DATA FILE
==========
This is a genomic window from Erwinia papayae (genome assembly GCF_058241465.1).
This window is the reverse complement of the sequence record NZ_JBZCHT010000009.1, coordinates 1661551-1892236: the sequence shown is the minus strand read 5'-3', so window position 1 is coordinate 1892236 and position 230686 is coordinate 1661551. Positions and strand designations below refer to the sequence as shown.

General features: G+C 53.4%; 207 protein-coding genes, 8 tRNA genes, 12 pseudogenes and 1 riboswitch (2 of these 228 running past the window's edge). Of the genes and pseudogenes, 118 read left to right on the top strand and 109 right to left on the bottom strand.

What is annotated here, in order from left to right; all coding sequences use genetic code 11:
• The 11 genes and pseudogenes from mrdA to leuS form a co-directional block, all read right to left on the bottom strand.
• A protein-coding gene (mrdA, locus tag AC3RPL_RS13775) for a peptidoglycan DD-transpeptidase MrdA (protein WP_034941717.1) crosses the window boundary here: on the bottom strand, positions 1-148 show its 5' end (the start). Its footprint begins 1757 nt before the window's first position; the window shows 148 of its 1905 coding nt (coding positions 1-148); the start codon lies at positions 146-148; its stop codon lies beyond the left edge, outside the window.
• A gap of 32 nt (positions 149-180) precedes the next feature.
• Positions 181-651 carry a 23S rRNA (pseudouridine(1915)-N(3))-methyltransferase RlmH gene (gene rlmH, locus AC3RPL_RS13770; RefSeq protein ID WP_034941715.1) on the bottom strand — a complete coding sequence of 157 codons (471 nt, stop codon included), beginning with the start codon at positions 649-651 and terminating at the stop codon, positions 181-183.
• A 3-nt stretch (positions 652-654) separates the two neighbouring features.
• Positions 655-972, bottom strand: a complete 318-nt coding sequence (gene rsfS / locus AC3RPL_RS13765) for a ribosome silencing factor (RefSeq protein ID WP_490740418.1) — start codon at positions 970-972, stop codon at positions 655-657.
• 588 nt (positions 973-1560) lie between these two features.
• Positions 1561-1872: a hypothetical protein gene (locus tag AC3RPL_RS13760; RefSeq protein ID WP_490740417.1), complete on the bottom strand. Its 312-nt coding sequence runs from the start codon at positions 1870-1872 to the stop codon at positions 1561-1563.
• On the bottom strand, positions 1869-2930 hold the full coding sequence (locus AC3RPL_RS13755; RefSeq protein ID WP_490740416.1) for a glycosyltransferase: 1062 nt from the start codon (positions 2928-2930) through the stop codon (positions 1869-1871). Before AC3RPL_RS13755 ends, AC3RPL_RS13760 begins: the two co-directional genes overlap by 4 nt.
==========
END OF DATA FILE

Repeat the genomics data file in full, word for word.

This is a genomic window from Erwinia papayae (genome assembly GCF_058241465.1).
This window is the reverse complement of the sequence record NZ_JBZCHT010000009.1, coordinates 1661551-1892236: the sequence shown is the minus strand read 5'-3', so window position 1 is coordinate 1892236 and position 230686 is coordinate 1661551. Positions and strand designations below refer to the sequence as shown.

General features: G+C 53.4%; 207 protein-coding genes, 8 tRNA genes, 12 pseudogenes and 1 riboswitch (2 of these 228 running past the window's edge). Of the genes and pseudogenes, 118 read left to right on the top strand and 109 right to left on the bottom strand.

What is annotated here, in order from left to right; all coding sequences use genetic code 11:
• The 11 genes and pseudogenes from mrdA to leuS form a co-directional block, all read right to left on the bottom strand.
• A protein-coding gene (mrdA, locus tag AC3RPL_RS13775) for a peptidoglycan DD-transpeptidase MrdA (protein WP_034941717.1) crosses the window boundary here: on the bottom strand, positions 1-148 show its 5' end (the start). Its footprint begins 1757 nt before the window's first position; the window shows 148 of its 1905 coding nt (coding positions 1-148); the start codon lies at positions 146-148; its stop codon lies beyond the left edge, outside the window.
• A gap of 32 nt (positions 149-180) precedes the next feature.
• Positions 181-651 carry a 23S rRNA (pseudouridine(1915)-N(3))-methyltransferase RlmH gene (gene rlmH, locus AC3RPL_RS13770; RefSeq protein ID WP_034941715.1) on the bottom strand — a complete coding sequence of 157 codons (471 nt, stop codon included), beginning with the start codon at positions 649-651 and terminating at the stop codon, positions 181-183.
• A 3-nt stretch (positions 652-654) separates the two neighbouring features.
• Positions 655-972, bottom strand: a complete 318-nt coding sequence (gene rsfS / locus AC3RPL_RS13765) for a ribosome silencing factor (RefSeq protein ID WP_490740418.1) — start codon at positions 970-972, stop codon at positions 655-657.
• 588 nt (positions 973-1560) lie between these two features.
• Positions 1561-1872: a hypothetical protein gene (locus tag AC3RPL_RS13760; RefSeq protein ID WP_490740417.1), complete on the bottom strand. Its 312-nt coding sequence runs from the start codon at positions 1870-1872 to the stop codon at positions 1561-1563.
• On the bottom strand, positions 1869-2930 hold the full coding sequence (locus AC3RPL_RS13755; RefSeq protein ID WP_490740416.1) for a glycosyltransferase: 1062 nt from the start codon (positions 2928-2930) through the stop codon (positions 1869-1871). Before AC3RPL_RS13755 ends, AC3RPL_RS13760 begins: the two co-directional genes overlap by 4 nt.